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Hadeel Ayoub

Smart Gloves Translate Sign Language into Speech

These new gloves will revolutionize communication between the Deaf and the hearing communities by translating sign language into both text and audio speech forms.

| 2 min read

These new gloves will revolutionize communication between the Deaf and the hearing communities by translating sign language into both text and audio speech forms.

Google Translate can help us interpret 90 languages from around the world, including ones you’ve probably never heard of like Uzbek and Malagasy. But since we can’t type hand gestures into the translate box, there’s no easy way to communicate with the estimated 70 million people worldwide who use sign language as their mother tongue. Finally, a Saudi designer has created a device that will bridge the communication gap between the Deaf and the hearing community.

SignLanguageGlove is the brainchild of Hadeel Ayoub, a designer and media artist. In an interview with VICE’s Motherboard channel, Ayoub said her four-year-old autistic niece inspired her to come up with the idea of the smart gloves: “When I saw her communicating with sign language, I wondered what would happen if she tried to communicate with someone who doesn’t speak the same language.”

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Ayoub decided to take matters into her own hands and design something that would enable the hearing-impaired to communicate with everyone, not just those who understand sign language. The SignLanguageGlove is a wireless device that translates hand gestures into audible speech or written text.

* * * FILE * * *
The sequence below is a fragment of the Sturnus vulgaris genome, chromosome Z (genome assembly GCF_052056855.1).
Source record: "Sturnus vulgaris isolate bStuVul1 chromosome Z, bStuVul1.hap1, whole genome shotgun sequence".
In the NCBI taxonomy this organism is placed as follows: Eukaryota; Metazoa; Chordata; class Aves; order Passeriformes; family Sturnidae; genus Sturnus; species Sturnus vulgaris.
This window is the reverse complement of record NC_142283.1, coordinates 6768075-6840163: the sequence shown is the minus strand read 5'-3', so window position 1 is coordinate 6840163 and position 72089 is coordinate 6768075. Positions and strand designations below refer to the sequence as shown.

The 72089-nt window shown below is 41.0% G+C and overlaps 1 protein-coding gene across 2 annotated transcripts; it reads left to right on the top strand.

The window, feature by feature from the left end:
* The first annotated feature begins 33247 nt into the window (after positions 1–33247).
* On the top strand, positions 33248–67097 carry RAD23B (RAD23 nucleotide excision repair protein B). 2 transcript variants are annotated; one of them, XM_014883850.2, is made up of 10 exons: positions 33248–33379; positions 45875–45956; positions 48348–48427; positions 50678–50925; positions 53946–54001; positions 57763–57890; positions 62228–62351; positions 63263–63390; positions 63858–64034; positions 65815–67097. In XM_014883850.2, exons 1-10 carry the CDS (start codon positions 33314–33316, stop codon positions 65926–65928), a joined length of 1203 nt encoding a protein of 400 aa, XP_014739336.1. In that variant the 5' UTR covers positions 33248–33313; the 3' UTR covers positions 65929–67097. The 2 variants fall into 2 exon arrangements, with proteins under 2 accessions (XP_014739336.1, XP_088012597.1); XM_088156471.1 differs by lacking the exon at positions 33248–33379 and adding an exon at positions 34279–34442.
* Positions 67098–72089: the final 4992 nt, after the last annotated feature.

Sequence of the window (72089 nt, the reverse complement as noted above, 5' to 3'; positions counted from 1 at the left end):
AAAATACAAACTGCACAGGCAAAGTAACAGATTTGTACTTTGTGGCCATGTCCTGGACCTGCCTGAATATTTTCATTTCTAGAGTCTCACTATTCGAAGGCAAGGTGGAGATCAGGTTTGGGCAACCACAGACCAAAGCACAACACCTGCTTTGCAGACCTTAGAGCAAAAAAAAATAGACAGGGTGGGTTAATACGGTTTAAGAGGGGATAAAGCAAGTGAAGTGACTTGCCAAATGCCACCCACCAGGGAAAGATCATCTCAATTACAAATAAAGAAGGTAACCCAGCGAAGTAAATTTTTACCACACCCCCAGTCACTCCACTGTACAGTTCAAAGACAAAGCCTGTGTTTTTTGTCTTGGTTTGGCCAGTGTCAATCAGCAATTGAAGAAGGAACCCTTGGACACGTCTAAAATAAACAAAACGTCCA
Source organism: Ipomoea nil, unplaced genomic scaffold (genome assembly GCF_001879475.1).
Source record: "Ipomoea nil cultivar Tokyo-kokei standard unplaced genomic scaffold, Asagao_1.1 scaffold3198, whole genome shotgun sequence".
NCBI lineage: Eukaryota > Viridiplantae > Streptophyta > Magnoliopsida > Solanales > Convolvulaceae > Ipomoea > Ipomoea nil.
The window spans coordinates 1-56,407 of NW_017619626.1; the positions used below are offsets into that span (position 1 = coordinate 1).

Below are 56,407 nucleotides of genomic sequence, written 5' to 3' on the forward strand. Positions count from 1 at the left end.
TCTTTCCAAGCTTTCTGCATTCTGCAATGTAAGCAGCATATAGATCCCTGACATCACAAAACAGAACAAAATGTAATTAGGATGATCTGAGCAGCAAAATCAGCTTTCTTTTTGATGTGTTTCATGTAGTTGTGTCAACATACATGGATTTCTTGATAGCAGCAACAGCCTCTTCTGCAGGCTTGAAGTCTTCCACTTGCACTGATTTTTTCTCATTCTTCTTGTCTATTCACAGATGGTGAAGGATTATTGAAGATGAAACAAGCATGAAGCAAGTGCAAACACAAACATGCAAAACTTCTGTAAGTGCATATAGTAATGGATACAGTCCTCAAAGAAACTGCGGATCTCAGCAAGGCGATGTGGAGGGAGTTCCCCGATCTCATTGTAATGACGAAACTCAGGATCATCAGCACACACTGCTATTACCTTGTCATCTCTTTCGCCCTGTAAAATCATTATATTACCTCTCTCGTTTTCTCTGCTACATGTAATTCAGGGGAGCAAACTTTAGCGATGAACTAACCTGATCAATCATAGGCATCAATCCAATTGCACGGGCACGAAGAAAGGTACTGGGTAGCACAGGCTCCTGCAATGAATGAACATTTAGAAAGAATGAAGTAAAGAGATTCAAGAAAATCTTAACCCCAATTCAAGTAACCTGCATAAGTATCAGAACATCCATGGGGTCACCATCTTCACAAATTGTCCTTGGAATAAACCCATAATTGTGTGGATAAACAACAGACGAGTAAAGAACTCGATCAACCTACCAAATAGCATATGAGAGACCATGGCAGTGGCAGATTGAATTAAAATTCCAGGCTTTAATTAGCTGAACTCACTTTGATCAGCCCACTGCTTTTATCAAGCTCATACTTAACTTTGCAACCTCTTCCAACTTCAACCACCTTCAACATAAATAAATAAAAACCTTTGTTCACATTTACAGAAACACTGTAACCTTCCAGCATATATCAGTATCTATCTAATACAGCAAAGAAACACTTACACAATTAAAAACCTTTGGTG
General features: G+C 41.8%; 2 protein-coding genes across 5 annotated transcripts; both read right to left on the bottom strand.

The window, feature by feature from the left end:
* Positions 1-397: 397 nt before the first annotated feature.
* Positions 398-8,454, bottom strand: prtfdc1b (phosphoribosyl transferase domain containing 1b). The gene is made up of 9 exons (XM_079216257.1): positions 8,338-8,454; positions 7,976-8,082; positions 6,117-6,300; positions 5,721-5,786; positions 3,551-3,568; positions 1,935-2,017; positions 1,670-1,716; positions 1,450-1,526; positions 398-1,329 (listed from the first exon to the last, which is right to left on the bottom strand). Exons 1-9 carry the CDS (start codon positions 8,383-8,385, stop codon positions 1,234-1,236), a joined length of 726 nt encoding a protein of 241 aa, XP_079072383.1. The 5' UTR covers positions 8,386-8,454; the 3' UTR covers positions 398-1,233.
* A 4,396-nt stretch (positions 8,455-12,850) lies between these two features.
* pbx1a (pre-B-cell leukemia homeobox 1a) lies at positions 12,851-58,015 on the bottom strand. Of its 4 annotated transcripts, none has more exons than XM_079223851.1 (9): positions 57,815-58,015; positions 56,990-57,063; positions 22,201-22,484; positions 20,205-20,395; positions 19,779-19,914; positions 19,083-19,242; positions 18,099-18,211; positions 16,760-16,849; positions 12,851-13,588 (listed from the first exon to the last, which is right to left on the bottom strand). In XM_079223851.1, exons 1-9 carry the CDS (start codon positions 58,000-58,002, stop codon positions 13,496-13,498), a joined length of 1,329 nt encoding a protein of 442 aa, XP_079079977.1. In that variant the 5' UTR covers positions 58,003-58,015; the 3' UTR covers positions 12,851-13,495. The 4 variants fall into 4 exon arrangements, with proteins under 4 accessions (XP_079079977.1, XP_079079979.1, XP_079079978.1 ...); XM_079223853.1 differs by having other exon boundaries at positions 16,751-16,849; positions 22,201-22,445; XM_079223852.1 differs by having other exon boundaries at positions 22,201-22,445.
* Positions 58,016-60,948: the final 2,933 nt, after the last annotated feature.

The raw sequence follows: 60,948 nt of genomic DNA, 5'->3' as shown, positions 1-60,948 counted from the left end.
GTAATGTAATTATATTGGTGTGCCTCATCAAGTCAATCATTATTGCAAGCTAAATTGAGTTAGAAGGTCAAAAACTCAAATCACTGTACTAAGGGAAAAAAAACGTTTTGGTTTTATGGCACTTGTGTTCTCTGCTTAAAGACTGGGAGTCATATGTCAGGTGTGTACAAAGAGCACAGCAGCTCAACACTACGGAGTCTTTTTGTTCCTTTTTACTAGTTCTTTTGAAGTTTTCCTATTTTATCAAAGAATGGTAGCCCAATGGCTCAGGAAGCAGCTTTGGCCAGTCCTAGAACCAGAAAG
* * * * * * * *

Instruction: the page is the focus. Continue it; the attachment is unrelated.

The glove features five flex sensors on the fingers, allowing it to pick up on the user’s finger movements as a message is signed. An accelerometer also tracks the user’s hand orientation, and all of the data is then reported to a serial monitor. There have already been a few prototypes of the glove, each improving the design to be faster, lighter, and thinner. The most recent version contains the “text-to-speech” chip that vocalizes the words as they’re signed.

Next up is the pursuit to create a mobile app so that the gloves can wirelessly send text messages and emails the instant after a user signs them. Ayoub already designed a computer program which displays signed words on a monitor screen, but she hopes to spread the idea to smartphones and tablets as well. As a speaker of French, English, and Arabic, Ayoub also hopes to incorporate multilingual features into the smart glove.

"I had one mission when I started this project and it was to facilitate communication between all kinds of disabilities, eliminating barriers between people who have a visual, hearing, or speech impairment,” Ayoub said in a press release. “Once I've incorporated Wi-Fi and translation features into it the glove will be useful for all - no exclusions as to who the user can reach, wherever, whoever, from any country at any time."

While technology is often criticized for taking away the value of face-to-face communication, it has the ability to transform the exchange of conversation and ideas in other spheres of human interaction. Education reformists often argue that the cure for cancer could be hidden in the brain of someone without access to proper education, so couldn’t the same hold true for someone without the ability to communicate their thoughts?

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